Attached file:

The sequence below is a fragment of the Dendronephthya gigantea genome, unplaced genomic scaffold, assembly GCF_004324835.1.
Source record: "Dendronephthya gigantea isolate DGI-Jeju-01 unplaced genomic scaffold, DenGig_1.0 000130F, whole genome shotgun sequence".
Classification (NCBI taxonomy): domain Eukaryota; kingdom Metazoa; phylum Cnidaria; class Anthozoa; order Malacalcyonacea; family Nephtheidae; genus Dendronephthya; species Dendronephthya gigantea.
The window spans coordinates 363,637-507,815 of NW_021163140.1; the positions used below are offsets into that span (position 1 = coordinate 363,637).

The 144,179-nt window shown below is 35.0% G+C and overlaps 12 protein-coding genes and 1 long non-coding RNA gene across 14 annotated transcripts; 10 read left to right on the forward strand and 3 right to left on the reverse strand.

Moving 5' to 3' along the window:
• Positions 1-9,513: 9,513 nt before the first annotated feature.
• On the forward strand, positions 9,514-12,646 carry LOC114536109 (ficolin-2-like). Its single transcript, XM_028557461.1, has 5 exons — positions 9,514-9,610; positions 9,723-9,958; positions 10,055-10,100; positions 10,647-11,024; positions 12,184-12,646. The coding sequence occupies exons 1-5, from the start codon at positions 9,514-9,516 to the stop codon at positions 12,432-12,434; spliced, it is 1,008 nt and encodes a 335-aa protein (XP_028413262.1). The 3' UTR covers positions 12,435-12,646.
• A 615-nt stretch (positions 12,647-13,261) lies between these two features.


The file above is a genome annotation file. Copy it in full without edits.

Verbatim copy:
The sequence below is a fragment of the Dendronephthya gigantea genome, unplaced genomic scaffold, assembly GCF_004324835.1.
Source record: "Dendronephthya gigantea isolate DGI-Jeju-01 unplaced genomic scaffold, DenGig_1.0 000130F, whole genome shotgun sequence".
Classification (NCBI taxonomy): domain Eukaryota; kingdom Metazoa; phylum Cnidaria; class Anthozoa; order Malacalcyonacea; family Nephtheidae; genus Dendronephthya; species Dendronephthya gigantea.
The window spans coordinates 363,637-507,815 of NW_021163140.1; the positions used below are offsets into that span (position 1 = coordinate 363,637).

The 144,179-nt window shown below is 35.0% G+C and overlaps 12 protein-coding genes and 1 long non-coding RNA gene across 14 annotated transcripts; 10 read left to right on the forward strand and 3 right to left on the reverse strand.

Moving 5' to 3' along the window:
• Positions 1-9,513: 9,513 nt before the first annotated feature.
• On the forward strand, positions 9,514-12,646 carry LOC114536109 (ficolin-2-like). Its single transcript, XM_028557461.1, has 5 exons — positions 9,514-9,610; positions 9,723-9,958; positions 10,055-10,100; positions 10,647-11,024; positions 12,184-12,646. The coding sequence occupies exons 1-5, from the start codon at positions 9,514-9,516 to the stop codon at positions 12,432-12,434; spliced, it is 1,008 nt and encodes a 335-aa protein (XP_028413262.1). The 3' UTR covers positions 12,435-12,646.
• A 615-nt stretch (positions 12,647-13,261) lies between these two features.